Setapp is a floating boat in the open waters. Our team is a pack of weathered sailors trying to navigate it in the right direction with variable success. Seems to always be like that with new products in search of their fit.

We recently developed a messenger bot as an experiment to see if people would get more engaged when onboarding gets more personal. We decided the bot should be amusing, authentic, and useful. That’s a lot big words.

Why we believed we needed a chatbot

Setapp is a collection of Mac apps for an innumerable amount of tasks. 
It’s convenient, well-designed, and financially practical at $9.99/month, about the price of an avocado toast. Forget lattes, as millennials, we measure everything in avocado toasts.

Photo by Brenda Godinez on Unsplash

I’ve been with Setapp since we launched 1.5 years ago. People love it, that is, the ones who figure out how to use it. I’ve seen hundreds of comments from those who cannot imagine their lives without our multi-purposed toolbox. And an equal number of comments asking how to find the apps they need; or if they should pay for every app individually; or how does this thing work anyway.

To address those questions we came up with an idea: what if we made an app-recommending bot that knows all about Setapp and can find you apps based on your preferences? Sounded like the solution.

How to make a Facebook messenger bot

First, you need a character. Luckily, at MacPaw (the company behind Setapp), we have two adorable cats that live in the office. A few years ago we joined forces with our talented illustrator, Alexander Ageev, and created Hoover and Fixel stickers that were immediately adopted as a part of the MacPaw brand and are currently known as MacPaws.

Fixel (on the left) is a bit too full of himself to appeal to a general audience, so Hoover won the public vote and became the furry face of our bot. We made him excited, goofy, helpful, and a little tongue-in-cheek. Once that was settled, we got down to writing.

We tried to cover every possible concern and question the user might have and to also provide actual, practical recommendations for trial on which apps to install first. Sometimes, we went a little off-road.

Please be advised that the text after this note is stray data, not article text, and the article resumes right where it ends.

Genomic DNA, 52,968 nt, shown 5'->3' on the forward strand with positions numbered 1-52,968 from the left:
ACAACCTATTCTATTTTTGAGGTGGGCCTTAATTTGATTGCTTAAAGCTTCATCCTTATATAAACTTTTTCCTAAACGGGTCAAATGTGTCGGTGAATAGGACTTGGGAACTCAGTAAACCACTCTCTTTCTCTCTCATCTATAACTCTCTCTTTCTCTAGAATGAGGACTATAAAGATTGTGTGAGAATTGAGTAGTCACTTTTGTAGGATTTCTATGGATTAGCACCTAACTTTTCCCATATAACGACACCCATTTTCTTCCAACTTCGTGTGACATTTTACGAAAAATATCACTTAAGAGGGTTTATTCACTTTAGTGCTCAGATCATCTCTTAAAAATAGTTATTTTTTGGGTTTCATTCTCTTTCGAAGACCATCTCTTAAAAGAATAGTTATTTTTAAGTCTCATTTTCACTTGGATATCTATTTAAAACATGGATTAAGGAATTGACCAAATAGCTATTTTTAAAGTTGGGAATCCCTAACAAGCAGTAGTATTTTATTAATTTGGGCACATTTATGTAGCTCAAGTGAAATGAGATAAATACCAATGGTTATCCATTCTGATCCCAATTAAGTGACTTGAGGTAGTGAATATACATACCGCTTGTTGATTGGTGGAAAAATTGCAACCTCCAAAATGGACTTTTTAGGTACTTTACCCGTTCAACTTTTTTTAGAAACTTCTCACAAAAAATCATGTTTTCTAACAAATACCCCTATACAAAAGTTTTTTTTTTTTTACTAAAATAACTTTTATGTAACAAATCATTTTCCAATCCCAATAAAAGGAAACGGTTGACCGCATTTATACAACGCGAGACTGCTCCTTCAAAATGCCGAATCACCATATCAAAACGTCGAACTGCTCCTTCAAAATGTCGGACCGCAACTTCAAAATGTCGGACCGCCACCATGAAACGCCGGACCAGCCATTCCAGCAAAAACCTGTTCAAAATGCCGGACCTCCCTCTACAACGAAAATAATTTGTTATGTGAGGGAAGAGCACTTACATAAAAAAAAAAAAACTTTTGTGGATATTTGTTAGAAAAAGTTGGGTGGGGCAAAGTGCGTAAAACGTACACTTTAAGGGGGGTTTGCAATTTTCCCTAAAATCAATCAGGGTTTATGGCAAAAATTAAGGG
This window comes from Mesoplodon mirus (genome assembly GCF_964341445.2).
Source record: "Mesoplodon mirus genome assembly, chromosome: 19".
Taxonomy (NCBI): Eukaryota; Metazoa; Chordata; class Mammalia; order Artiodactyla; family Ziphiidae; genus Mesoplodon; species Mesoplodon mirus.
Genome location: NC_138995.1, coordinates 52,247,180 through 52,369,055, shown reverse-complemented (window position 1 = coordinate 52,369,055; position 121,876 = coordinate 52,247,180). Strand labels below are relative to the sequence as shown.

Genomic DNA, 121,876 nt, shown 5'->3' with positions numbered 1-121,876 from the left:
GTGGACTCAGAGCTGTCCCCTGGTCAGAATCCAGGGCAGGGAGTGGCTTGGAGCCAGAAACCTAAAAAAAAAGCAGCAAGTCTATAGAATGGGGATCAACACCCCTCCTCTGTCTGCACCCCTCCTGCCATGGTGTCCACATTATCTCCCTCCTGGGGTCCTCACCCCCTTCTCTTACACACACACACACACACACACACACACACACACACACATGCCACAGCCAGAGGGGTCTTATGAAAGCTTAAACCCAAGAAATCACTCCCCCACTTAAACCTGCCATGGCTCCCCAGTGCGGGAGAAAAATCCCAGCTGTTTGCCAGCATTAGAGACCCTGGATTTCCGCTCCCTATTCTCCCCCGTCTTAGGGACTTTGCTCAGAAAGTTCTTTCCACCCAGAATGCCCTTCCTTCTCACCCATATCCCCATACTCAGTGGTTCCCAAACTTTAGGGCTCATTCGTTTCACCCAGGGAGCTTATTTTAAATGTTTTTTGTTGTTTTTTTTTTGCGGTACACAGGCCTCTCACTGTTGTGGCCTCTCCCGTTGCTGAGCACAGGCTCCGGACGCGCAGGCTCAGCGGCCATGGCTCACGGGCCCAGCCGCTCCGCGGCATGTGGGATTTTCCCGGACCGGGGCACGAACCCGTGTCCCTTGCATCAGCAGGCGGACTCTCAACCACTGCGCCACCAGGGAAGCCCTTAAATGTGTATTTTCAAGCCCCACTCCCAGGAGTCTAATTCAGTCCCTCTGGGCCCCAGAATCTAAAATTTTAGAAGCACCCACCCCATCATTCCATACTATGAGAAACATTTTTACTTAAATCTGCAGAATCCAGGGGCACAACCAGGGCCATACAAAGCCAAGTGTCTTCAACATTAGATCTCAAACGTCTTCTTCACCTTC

This happens when you install Noizio and turn on Kitty Purring.

Hoover is one lovable little beast. Now, let’s turn to the technical side of the project.

Choosing a bot-writing tool: pros and cons of ManyChat

The easy way to test out our idea was to run it via Facebook and use a tool for bot creation, we employed ManyChat. After about a months’ work, I had a pretty clear idea of what was good and what wasn’t about it.

What’s good:

  1. The flow builder. Creating the bot itself was a pleasure. I’d never done flowcharts with messages before but the tool is so simple. It’s like Sketch for chats. You just drag things around and they work. Beautiful.
Flow builder in ManyChat tool

2. Facebook integration. ManyChat launches as a Facebook messenger chat window that can be activated via link and requires user confirmation. It’s pretty straightforward—all you need is to comply with Facebook regulations for marketing bots. Getting set up doesn’t take long.

3. Built-in stats. You can see conversion rates right in the app — no need to attach extra tools. This includes delivery, opened messages, and clicked links.

What could be better:

  1. The actual chat. We’ve seen numerous untimely messages, tons of duplicated answers and greetings, delays, hidden multiple choice options, and other malfunctions. This majorly affects user behavior and their trust level. Not to mention how authenticity and amusement suffer when 
    a bot tells a joke twice or gets stuck on “Hello!”.

The test itself: mechanics and placement

We tried our bot on four different entry points: after signup, in-app, email, and Facebook ads. We expected a lot of traffic from the in-app cue (the cat appeared at the bottom of the Setapp desktop application) but we were miles away from reality—it was such a poor conversion channel.

The after-signup page wasn’t particularly high in bot-signups either and the email channel also proved average. Only Facebook ads never failed us. Despite a few stray Windows users who seemed to be thoroughly upset that there’s no Setapp for Windows—the audience was rather happy to cat-chat.

We launched a few campaigns featuring our AI assistant as a main benefit and collected enough customers to make conclusions. Here they are…

If you think you need a bot, think again

Chatbots are the buzz these days. Everyone wants one like parallax landings 
a few years ago or videos on the home page a few years before that. Although the main takeaway is: not all chatbots are created equal.

In our case, the flow between the bot and the app was too complicated. It required downloading apps, installing said apps, and figuring them out—all of that mostly without internal triggers (personal incentive) that are present in other use cases like booking tickets or buying shoes. We suggested new apps to users and they rarely felt the need to install them.

Such suggestions were offering users solutions which had no apparent problem.

Sure, we had successful cases of people proceeding to install three or more applications and engaging in long, heartfelt conversations with Hoover, but those were exceptions.

Chatbots can be of great use when your users have:

  1. A clear, preferably singular problem a bot can solve.
  2. Ability to easily use the tools the bot suggests.
  3. Time and incentive to engage with the bot.

With Hoover, we missed on the first item. The were either too diverse, or there were none at all. We decided to keep the bot and to continue our experiment on other user interaction points. Let’s see how it goes.

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